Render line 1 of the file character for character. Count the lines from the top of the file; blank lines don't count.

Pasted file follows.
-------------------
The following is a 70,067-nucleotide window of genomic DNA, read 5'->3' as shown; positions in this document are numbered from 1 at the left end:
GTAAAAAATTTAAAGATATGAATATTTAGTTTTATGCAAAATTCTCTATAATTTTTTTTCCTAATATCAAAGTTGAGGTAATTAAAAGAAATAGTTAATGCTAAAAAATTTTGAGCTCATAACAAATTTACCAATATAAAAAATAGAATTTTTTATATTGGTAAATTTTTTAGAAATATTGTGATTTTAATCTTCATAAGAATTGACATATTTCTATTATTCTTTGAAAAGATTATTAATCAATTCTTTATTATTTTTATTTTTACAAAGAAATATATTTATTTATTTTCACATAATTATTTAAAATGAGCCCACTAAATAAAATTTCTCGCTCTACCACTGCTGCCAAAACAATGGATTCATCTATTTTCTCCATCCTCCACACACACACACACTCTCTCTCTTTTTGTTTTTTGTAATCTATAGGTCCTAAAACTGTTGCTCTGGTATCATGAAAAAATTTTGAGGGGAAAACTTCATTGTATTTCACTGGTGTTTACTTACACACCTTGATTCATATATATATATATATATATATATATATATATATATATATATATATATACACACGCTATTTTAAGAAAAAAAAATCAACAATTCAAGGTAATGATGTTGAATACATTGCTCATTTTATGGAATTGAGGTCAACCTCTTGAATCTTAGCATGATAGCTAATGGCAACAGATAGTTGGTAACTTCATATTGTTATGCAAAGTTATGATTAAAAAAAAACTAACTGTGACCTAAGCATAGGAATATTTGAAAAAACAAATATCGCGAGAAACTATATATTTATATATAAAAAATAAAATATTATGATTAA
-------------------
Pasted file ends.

The following is a 70,067-nucleotide window of genomic DNA, read 5'->3' as shown; positions in this document are numbered from 1 at the left end: